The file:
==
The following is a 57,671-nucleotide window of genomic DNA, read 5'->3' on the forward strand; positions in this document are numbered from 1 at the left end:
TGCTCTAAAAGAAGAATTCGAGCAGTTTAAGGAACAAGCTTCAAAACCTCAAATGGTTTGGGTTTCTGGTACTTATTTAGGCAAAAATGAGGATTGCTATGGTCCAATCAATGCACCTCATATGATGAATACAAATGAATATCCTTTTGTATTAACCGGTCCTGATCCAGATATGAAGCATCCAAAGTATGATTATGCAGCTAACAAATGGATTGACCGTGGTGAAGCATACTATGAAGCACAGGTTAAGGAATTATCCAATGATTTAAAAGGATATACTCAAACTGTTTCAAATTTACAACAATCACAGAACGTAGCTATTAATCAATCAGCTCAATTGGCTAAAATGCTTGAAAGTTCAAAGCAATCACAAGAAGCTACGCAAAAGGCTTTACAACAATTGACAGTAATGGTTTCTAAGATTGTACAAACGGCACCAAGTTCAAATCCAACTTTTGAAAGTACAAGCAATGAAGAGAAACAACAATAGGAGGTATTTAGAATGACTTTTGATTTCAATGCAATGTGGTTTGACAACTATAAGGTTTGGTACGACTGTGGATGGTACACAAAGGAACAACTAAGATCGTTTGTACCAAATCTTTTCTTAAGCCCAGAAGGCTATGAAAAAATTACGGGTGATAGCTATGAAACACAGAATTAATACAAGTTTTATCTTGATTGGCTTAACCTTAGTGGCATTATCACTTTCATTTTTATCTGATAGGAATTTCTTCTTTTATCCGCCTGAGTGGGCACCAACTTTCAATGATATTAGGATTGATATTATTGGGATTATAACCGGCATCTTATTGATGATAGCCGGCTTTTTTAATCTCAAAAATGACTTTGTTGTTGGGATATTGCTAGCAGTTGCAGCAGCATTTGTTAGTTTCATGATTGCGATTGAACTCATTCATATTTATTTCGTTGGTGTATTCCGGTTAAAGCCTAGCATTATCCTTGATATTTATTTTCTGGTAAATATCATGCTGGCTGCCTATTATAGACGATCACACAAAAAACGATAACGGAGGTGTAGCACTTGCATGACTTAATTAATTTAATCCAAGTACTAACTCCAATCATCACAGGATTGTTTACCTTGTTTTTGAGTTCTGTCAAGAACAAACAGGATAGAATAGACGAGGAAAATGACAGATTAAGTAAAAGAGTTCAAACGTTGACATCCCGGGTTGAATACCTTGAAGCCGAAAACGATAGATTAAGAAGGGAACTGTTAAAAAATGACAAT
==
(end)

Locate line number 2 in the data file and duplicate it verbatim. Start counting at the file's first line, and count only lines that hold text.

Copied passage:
TGCTCTAAAAGAAGAATTCGAGCAGTTTAAGGAACAAGCTTCAAAACCTCAAATGGTTTGGGTTTCTGGTACTTATTTAGGCAAAAATGAGGATTGCTATGGTCCAATCAATGCACCTCATATGATGAATACAAATGAATATCCTTTTGTATTAACCGGTCCTGATCCAGATATGAAGCATCCAAAGTATGATTATGCAGCTAACAAATGGATTGACCGTGGTGAAGCATACTATGAAGCACAGGTTAAGGAATTATCCAATGATTTAAAAGGATATACTCAAACTGTTTCAAATTTACAACAATCACAGAACGTAGCTATTAATCAATCAGCTCAATTGGCTAAAATGCTTGAAAGTTCAAAGCAATCACAAGAAGCTACGCAAAAGGCTTTACAACAATTGACAGTAATGGTTTCTAAGATTGTACAAACGGCACCAAGTTCAAATCCAACTTTTGAAAGTACAAGCAATGAAGAGAAACAACAATAGGAGGTATTTAGAATGACTTTTGATTTCAATGCAATGTGGTTTGACAACTATAAGGTTTGGTACGACTGTGGATGGTACACAAAGGAACAACTAAGATCGTTTGTACCAAATCTTTTCTTAAGCCCAGAAGGCTATGAAAAAATTACGGGTGATAGCTATGAAACACAGAATTAATACAAGTTTTATCTTGATTGGCTTAACCTTAGTGGCATTATCACTTTCATTTTTATCTGATAGGAATTTCTTCTTTTATCCGCCTGAGTGGGCACCAACTTTCAATGATATTAGGATTGATATTATTGGGATTATAACCGGCATCTTATTGATGATAGCCGGCTTTTTTAATCTCAAAAATGACTTTGTTGTTGGGATATTGCTAGCAGTTGCAGCAGCATTTGTTAGTTTCATGATTGCGATTGAACTCATTCATATTTATTTCGTTGGTGTATTCCGGTTAAAGCCTAGCATTATCCTTGATATTTATTTTCTGGTAAATATCATGCTGGCTGCCTATTATAGACGATCACACAAAAAACGATAACGGAGGTGTAGCACTTGCATGACTTAATTAATTTAATCCAAGTACTAACTCCAATCATCACAGGATTGTTTACCTTGTTTTTGAGTTCTGTCAAGAACAAACAGGATAGAATAGACGAGGAAAATGACAGATTAAGTAAAAGAGTTCAAACGTTGACATCCCGGGTTGAATACCTTGAAGCCGAAAACGATAGATTAAGAAGGGAACTGTTAAAAAATGACAAT